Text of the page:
(Article)

(Published)


Bourke, L., Homer, K. E., Thaha, M. A., Steed, L., Rosario, D. J., Robb, K. A., Saxton, J. M., Taylor, S. J.

(2013)

Interventions for promoting habitual exercise in people living with and beyond cancer,

in Cochrane Database of Systematic Reviews

9

pp. CD010192

Full Text UEA Repository

(Article)

(Published)


Stout, M., Tew, G., Doll, H., Zwierska, I., Woodroofe, N., Channer, K., Saxton, J.

(2012)

Testosterone therapy during exercise rehabilitation in male patients with chronic heart failure who have low testosterone status: a double-blind randomized controlled feasibility study,

in American Heart Journal

164

(6)

pp. 893-901

Full Text UEA Repository

(Article)

(Published)


Bourke, L., Sohanpal, R., Nanton, V., Crank, H., Rosario, D. J., Saxton, J.

(2012)

A qualitative study evaluating experiences of a lifestyle intervention in men with prostate cancer undergoing androgen suppression therapy,

in Trials

13

(208)

Full Text UEA Repository

(Article)

(Published)


Forster, S., Powers, H., Foulds, G., Hopkinson, K., Parker, S., Young, T., Saxton, J., Pockley, A., Williams, E.

(2012)

Improvement in nutritional status reduces the clinical impact of infections in older adults,

in Journal of the American Geriatrics Society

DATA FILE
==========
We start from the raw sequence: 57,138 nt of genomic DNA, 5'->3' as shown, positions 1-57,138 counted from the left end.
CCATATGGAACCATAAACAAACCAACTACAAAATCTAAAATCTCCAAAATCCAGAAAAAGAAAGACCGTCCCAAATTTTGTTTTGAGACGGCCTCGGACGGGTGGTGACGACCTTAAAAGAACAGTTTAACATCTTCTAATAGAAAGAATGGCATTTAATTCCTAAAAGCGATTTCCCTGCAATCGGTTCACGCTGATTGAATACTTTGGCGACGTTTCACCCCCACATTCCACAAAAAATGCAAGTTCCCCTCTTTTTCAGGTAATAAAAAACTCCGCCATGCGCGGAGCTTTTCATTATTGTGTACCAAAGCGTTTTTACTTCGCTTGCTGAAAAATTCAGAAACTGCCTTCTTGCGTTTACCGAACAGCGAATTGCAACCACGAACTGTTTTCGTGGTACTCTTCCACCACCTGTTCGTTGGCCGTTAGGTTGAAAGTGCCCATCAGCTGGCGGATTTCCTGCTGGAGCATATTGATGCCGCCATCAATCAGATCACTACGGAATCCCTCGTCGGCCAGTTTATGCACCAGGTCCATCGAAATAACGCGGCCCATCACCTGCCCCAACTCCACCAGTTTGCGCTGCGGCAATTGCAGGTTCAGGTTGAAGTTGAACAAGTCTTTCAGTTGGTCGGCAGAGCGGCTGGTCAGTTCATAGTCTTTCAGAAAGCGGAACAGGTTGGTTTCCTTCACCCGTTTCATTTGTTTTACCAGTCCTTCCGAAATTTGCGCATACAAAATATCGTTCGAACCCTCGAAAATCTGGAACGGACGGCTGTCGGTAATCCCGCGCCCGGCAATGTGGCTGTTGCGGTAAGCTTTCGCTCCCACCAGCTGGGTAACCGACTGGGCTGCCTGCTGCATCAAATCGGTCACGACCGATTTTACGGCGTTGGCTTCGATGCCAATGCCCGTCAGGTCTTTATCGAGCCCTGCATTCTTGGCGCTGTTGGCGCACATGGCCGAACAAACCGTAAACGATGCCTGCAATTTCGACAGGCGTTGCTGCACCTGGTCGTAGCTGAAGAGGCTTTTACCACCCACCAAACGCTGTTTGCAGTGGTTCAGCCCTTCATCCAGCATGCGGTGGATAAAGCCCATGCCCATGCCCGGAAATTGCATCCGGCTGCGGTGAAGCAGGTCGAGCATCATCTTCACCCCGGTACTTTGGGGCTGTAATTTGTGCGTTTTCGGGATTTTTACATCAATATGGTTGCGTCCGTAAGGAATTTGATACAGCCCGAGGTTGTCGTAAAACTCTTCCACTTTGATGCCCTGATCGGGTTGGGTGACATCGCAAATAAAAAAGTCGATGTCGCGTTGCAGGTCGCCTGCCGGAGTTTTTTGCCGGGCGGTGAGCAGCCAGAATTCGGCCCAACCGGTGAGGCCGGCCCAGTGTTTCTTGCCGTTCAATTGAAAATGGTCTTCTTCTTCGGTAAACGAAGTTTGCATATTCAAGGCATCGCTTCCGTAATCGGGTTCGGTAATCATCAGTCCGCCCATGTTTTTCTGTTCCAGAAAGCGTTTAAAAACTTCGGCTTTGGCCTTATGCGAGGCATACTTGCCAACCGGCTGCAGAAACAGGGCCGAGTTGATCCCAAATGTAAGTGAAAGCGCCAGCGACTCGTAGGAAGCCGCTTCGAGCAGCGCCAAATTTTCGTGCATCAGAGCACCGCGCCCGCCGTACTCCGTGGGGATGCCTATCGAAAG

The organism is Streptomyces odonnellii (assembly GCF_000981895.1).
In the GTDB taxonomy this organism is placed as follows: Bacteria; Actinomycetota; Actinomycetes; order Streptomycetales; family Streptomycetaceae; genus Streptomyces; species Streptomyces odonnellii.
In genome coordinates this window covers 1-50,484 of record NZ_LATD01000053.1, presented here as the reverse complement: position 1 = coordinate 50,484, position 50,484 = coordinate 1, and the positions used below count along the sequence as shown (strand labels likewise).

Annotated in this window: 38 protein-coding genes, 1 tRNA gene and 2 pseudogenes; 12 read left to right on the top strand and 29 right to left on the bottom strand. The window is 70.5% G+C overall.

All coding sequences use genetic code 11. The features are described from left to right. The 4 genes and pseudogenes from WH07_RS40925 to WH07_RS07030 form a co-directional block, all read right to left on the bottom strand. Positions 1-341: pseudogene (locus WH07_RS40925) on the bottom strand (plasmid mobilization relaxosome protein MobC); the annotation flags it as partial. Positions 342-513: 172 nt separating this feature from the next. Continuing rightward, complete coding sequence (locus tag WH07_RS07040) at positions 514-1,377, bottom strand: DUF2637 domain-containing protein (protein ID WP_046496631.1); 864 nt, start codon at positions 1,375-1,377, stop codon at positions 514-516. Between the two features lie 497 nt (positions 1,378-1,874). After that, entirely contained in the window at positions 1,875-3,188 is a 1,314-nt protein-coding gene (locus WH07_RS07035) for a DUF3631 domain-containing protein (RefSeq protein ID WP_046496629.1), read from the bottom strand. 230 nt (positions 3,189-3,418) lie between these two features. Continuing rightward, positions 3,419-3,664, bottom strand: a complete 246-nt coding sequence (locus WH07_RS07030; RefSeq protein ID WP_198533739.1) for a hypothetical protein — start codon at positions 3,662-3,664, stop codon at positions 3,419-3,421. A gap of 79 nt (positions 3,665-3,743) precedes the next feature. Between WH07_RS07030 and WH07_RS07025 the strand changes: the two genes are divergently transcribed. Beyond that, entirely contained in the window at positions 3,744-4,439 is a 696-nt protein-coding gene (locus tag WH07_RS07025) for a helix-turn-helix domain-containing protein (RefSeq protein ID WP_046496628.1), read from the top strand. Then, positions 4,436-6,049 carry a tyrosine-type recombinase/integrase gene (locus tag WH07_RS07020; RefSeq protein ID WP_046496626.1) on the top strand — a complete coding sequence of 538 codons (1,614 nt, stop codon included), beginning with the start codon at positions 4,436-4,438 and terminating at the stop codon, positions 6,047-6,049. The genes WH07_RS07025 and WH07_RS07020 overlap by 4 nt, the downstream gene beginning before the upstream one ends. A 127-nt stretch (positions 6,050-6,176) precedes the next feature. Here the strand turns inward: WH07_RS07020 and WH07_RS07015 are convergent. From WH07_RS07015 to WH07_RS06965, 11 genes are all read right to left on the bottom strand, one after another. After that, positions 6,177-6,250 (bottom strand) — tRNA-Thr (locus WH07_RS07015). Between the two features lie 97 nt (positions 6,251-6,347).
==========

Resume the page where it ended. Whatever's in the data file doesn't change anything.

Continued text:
60

(9)

pp. 1645-1654

Full Text UEA Repository

(Article)

(Published)


Tew, G., Saxton, J., Hodges, G.

(2012)

Exercise training and the control of skin blood flow in older adults,

in Journal of Nutrition, Health and Aging

16

(3)

pp. 237-41

Full Text UEA Repository

(Article)

(Published)


Saxton, J., Zwierska, I., Blagojevic, M., Choksy, S., Nawaz, S., Pockley, A.

(2011)

Upper- versus lower-limb aerobic exercise training on health-related quality of life in patients with symptomatic peripheral arterial disease,

in Journal of Vascular Surgery

53

(5)

pp. 1265-1273

Full Text UEA Repository

(Article)

(Published)


Tew, G. A., Saxton, J. M., Klonizakis, M., Moss, J., Ruddock, A. D., Hodges, G. J.

(2011)

Aging and aerobic fitness affect the contribution of noradrenergic sympathetic nerves to the rapid cutaneous vasodilator response to local heating.,

in Journal of applied physiology (Bethesda, Md. : 1985)

110

(5)

pp. 1264-1270

Full Text UEA Repository

(Article)

(Published)


Bourke, L., Thompson, G., Gibson, D., Daley, A., Crank, H., Adam, I., Shorthouse, A., Saxton, J.

(2011)

Pragmatic lifestyle intervention in patients recovering from colon cancer: a randomized controlled pilot study,

in Archives of Physical Medicine and Rehabilitation

92

(5)

pp. 749-755

Full Text UEA Repository

(Article)

(Published)


Bourke, L., Doll, H., Crank, H., Daley, A., Rosario, D., Saxton, J. M.

(2011)

Lifestyle intervention in men with advanced prostate cancer receiving androgen suppression therapy: a feasibility study.,

in Cancer Epidemiology, Biomarkers & Prevention

20

(4)

pp. 647-57

UEA Repository

(Article)

(Published)


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Key Research Interests